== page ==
Concerning the first death—the physical death in this life—we don’t have any promises that we won’t face that death. And as we have all experienced in Tim’s sudden death, it can come at any time. But in the long haul, in eternity, it is not really all that important. What we really want to avoid is that second death, eternal death, eternal separation from God. And we CAN be certain about that, because of God’s PROMISES that have been fulfilled in Jesus Christ.
Another name Jesus gave to himself is found in the verse given to Tim at his confirmation here at this altar 11 years ago, in John 8:12 ESV where Jesus said, “I am the light of the world. Whoever follows me will not walk in darkness, but will have the light of life.”
Six nights ago was a dark night, dark for many reasons. That night, Tim lost his physical life in this world. But there was never ultimate darkness for Tim, just as there is not for us, because where our Lord Jesus Christ is, who is the light of the world, there is not darkness, there can never be darkness, but only the light of life.
And God is faithful. We can’t make God unfaithful by our own unfaithfulness. He makes promises to us, and he will keep them. Not that we can’t refuse God’s grace, God’s forgiveness. We can deny God, we can refuse to cash the check, as it were. But the check is never bad because of our faithlessness. And even when we are faithless, God stays faithful, he stays faithful to us and faithful to his promises.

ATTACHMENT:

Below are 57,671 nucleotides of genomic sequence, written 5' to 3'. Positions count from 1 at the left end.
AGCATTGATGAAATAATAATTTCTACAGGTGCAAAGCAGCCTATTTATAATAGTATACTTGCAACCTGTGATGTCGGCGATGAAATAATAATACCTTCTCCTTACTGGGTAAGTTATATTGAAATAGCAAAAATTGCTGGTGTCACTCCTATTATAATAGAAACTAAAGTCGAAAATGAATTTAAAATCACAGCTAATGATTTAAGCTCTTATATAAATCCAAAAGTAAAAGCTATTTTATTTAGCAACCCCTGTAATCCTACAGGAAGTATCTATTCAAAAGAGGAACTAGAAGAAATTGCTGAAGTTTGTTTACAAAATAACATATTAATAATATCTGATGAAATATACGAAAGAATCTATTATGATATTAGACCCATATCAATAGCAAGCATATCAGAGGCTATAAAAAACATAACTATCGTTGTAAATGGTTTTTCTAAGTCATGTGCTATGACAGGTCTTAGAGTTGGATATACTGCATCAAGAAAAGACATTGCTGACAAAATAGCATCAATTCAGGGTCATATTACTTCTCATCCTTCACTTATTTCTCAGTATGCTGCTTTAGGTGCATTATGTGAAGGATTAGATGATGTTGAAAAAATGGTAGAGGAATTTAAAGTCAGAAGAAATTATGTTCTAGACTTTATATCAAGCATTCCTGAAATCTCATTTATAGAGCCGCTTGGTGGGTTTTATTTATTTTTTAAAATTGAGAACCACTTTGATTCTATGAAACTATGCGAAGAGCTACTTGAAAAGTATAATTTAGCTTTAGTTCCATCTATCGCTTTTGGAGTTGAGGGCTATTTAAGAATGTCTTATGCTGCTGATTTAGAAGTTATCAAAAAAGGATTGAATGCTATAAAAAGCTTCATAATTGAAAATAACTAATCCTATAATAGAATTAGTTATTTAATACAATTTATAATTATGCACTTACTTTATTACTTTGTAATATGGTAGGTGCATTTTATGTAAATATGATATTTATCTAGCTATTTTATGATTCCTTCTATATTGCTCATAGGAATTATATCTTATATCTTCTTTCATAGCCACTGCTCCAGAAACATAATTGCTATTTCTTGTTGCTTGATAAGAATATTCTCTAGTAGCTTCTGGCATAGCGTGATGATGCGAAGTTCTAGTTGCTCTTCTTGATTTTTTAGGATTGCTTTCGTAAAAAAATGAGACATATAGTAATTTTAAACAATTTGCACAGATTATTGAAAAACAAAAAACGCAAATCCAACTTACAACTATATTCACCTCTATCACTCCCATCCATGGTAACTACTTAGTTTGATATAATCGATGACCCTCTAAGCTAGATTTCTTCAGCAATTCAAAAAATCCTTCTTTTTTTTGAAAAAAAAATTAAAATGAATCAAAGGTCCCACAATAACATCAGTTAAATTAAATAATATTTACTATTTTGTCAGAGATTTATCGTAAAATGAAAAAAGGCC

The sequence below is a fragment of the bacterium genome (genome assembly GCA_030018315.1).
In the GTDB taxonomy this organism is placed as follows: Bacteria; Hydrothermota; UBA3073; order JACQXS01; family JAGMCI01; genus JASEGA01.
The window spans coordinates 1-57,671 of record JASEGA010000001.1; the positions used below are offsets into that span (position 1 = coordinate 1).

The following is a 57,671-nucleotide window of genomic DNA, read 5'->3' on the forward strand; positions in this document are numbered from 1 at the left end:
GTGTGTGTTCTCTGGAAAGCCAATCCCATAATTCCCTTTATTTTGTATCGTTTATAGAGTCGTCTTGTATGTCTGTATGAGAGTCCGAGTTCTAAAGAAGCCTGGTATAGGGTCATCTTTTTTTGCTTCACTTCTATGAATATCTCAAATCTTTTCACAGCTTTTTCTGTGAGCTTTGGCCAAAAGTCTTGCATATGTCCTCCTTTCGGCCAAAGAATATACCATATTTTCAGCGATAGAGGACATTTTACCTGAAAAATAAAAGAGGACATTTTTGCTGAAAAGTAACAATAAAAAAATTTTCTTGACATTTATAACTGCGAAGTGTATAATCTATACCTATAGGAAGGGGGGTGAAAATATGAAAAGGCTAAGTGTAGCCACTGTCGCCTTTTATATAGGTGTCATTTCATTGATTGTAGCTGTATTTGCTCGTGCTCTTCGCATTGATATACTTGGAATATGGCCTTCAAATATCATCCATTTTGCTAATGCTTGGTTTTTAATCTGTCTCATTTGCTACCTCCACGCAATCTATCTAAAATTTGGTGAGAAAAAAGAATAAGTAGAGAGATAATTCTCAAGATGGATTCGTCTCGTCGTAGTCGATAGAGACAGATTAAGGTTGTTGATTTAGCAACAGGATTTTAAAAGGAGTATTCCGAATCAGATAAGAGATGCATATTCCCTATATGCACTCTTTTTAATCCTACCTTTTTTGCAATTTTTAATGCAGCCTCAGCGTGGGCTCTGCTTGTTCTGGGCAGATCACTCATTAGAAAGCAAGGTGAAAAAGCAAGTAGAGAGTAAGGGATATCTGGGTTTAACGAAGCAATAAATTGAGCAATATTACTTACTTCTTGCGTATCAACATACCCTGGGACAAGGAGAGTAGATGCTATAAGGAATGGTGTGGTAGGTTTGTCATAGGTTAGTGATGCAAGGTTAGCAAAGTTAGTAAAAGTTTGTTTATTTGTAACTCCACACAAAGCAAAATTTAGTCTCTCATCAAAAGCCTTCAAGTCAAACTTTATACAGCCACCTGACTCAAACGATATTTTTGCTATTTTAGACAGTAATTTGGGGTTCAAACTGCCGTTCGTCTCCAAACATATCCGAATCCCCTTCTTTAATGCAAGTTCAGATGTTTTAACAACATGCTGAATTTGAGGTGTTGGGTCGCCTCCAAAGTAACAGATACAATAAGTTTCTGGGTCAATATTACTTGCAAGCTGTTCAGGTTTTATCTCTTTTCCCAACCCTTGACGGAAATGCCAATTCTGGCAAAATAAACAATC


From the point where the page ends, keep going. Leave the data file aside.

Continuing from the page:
Earlier in his second letter to Timothy, Paul wrote:
2 Timothy 2:11-13 ESV The saying is trustworthy, for: If we have died with him, we will also live with him; if we endure, we will also reign with him; if we deny him, he also will deny us; if we are faithless, he remains faithful—for he cannot deny himself.
God is faithful. He keeps his promises, to us, he kept his promises to Tim, and even though this day we certainly grieve over Tim’s death, we do not do so as people who have no hope. Because we DO have hope, a sure and certain hope of eternal life and a resurrection, a physical resurrection, in which Tim and every one of us who believe in Christ will see our savior with our own eyes.
God have mercy on us. Lord, forgive our sins, and take us to you, the Resurrection and the Life.
In the name of the Father and of the Son and of the Holy Spirit. Amen.